This is an original interior that's been around for almost 30 years. I do interiors and can tell you if you look close, the top of the pleat to the right of the center pleat has sagged and is not the level of the others, but, the whole top line has sagged some with most of the pleats being too flat over the top of the seat. The one to the right of center should not be flat across the top nor should it be dropped on the left side sew line where it meets the center pleat when it's new. This picture depicts what a 30 year old interior that's been well kept would look like but it does not depict what this car's interior looked like when new. The padding used back then was a cotton matting that would always go flat over time. Today's synthetic materials will keep their shape much better. You can also see to different depths across the front of the seat back, to the pleat stitching, again probably because of material fatigue underneath the cushion. Most cars of this period should be rounded more on the top to at least the extent of the top of the pleat to the left of the center which is also flattening. They should all be identical in their roundness also which takes time to get just right. Buttons never get installed directly on the pleat line either, they go just slightly  to one side or the other. Installing a button right on the sew line is the perfect prescription for thead failure and the whole pleat line to become unsewn. The early 20 and 30's cars had much rounder tops than the later cars. Look especially at the early touring cars done with leather. Most the tops of the pleats on the seat backs were very round, almost ball like.

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44 minutes ago, Graham Man said:

I would start with some research, lots of great original car brochures out there.  I have collected original advertising materiel that shows almost every angle of my Graham interior.  Any information you can provide the upholsterer will make their job easier.  I would contact a Chrysler club members, someone else has done this work already.

 

image.thumb.png.f4e02709f68308b48b1a97b36bd311ca.png

 

This is the 1933 Graham from Nicola Bulgari's collection it has a new interior, done beautifully....

 

HVA-Vehicle-1933-Graham-Eight-Sedan-Blue

Notice the tops of the pleats are all even with a roundness over the face. The narrower pleats are rounder across the tops with the wider ones carrying the same height and roundness over the face yet none of them are flat. This is what I was talking about in my previous post.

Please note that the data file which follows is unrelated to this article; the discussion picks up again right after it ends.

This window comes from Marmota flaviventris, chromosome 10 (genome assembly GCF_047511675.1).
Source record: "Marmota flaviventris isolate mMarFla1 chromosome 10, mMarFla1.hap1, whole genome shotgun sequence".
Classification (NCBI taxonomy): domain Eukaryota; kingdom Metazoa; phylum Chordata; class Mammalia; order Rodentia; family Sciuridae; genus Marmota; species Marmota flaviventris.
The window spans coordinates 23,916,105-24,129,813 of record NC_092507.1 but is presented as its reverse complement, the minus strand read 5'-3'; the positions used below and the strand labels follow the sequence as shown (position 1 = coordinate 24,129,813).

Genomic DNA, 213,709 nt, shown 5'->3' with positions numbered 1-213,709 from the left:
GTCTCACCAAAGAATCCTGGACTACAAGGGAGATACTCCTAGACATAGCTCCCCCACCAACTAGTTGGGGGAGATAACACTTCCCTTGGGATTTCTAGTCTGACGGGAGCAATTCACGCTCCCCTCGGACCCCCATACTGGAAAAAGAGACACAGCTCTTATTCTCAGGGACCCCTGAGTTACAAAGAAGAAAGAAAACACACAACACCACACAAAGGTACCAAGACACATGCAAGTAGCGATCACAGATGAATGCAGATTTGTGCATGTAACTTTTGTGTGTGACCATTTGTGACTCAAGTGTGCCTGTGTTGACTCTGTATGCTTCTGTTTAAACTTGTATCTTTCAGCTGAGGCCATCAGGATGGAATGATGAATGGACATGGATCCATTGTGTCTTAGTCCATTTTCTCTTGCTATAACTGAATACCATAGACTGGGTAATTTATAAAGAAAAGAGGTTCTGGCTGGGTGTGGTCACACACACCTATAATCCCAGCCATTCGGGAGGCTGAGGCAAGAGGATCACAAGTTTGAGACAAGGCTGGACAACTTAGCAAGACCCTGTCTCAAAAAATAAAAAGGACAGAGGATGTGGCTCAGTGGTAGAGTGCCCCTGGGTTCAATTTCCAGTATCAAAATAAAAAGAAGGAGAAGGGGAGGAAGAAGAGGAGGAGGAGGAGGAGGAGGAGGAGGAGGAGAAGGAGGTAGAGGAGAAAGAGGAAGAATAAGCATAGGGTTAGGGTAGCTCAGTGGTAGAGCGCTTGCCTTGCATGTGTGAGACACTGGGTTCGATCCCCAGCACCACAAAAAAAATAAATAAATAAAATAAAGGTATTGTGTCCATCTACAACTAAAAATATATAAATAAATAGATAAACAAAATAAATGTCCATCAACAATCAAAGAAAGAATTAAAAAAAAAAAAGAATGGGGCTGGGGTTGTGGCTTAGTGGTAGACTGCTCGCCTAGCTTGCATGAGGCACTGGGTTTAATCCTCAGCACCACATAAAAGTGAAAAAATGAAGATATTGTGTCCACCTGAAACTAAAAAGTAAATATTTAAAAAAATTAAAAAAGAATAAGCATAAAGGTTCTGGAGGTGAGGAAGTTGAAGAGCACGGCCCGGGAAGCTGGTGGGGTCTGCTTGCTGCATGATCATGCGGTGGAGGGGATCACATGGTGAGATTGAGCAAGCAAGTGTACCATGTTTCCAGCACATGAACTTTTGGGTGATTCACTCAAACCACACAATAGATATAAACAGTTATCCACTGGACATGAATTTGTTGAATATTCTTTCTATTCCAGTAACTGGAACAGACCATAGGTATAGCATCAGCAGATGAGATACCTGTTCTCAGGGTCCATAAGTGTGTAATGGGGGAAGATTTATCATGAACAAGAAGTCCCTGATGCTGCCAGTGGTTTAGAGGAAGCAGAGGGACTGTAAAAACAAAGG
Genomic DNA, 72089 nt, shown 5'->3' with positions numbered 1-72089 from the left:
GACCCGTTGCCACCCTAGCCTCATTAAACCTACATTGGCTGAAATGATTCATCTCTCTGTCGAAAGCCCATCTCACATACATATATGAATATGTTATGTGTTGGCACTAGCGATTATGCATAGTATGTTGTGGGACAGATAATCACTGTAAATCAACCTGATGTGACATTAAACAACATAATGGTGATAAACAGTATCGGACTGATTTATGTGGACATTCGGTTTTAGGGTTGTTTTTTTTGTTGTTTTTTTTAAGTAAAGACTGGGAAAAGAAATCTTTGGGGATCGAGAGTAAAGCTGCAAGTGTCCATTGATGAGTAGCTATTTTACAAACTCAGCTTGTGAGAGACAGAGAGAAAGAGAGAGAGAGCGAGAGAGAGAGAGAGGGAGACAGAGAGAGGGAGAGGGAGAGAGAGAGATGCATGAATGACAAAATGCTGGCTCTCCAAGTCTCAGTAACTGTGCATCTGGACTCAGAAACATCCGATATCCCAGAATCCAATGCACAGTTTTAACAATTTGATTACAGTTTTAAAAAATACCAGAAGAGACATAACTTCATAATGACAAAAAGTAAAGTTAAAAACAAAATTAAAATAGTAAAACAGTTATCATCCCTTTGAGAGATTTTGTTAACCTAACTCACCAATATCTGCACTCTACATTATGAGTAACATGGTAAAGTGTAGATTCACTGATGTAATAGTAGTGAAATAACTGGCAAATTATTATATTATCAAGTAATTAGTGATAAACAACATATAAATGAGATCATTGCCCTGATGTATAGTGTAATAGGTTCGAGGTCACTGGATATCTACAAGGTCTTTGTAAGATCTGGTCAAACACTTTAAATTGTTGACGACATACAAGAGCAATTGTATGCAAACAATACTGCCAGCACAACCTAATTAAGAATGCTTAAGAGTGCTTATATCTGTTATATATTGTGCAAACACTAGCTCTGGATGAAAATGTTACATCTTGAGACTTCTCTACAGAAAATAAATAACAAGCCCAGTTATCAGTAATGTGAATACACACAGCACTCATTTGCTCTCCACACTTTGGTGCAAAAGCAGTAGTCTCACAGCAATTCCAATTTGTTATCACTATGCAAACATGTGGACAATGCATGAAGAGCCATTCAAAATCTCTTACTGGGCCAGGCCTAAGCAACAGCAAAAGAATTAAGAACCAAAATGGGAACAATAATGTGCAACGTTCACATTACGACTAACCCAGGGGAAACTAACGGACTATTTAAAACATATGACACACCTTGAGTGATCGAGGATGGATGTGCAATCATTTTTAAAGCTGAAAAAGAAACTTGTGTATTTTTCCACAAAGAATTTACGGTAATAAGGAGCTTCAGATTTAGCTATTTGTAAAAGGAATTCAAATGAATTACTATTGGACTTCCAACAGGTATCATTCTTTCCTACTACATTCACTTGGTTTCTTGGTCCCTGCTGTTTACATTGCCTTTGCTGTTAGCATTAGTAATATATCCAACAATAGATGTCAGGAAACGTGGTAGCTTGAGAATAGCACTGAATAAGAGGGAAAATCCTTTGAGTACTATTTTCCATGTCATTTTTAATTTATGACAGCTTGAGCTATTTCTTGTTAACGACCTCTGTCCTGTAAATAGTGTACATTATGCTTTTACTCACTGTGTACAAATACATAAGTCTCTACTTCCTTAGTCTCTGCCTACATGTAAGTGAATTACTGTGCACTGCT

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On 12/17/2019 at 12:50 PM, chistech said:

Notice the tops of the pleats are all even with a roundness over the face. The narrower pleats are rounder across the tops with the wider ones carrying the same height and roundness over the face yet none of them are flat. This is what I was talking about in my previous post.

 

On 12/17/2019 at 12:00 PM, Graham Man said:

I would start with some research, lots of great original car brochures out there.  I have collected original advertising materiel that shows almost every angle of my Graham interior.  Any information you can provide the upholsterer will make their job easier.  I would contact a Chrysler club members, someone else has done this work already.

 

image.thumb.png.f4e02709f68308b48b1a97b36bd311ca.png

 

This is the 1933 Graham from Nicola Bulgari's collection it has a new interior, done beautifully....

 

HVA-Vehicle-1933-Graham-Eight-Sedan-Blue

Still a pretty flat pleat all things considered - certainly not even close to a 1/4 round 

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It is and it isn’t. In other words, from side to side, the wide pleats have to have some flatness because of the width but the narrow ones have a rounder look from side to side. They all need to go flat across the back where they nail but have a nice transition to the face where they drop down the face of the seat back. The tops of the pleats actually go up from the nail line then transition over the face in a nice rounded full look. The angle over the top from the nail line at the rear todown the face is actually less than 90 degrees. With many seats, the pleats are done too flat and the angle ends up being 100 degrees or greater which is incorrect. If you look at the photos of the original PA seats, you will see the angle is about 110 degrees because the tops have flattened and fallen over the years.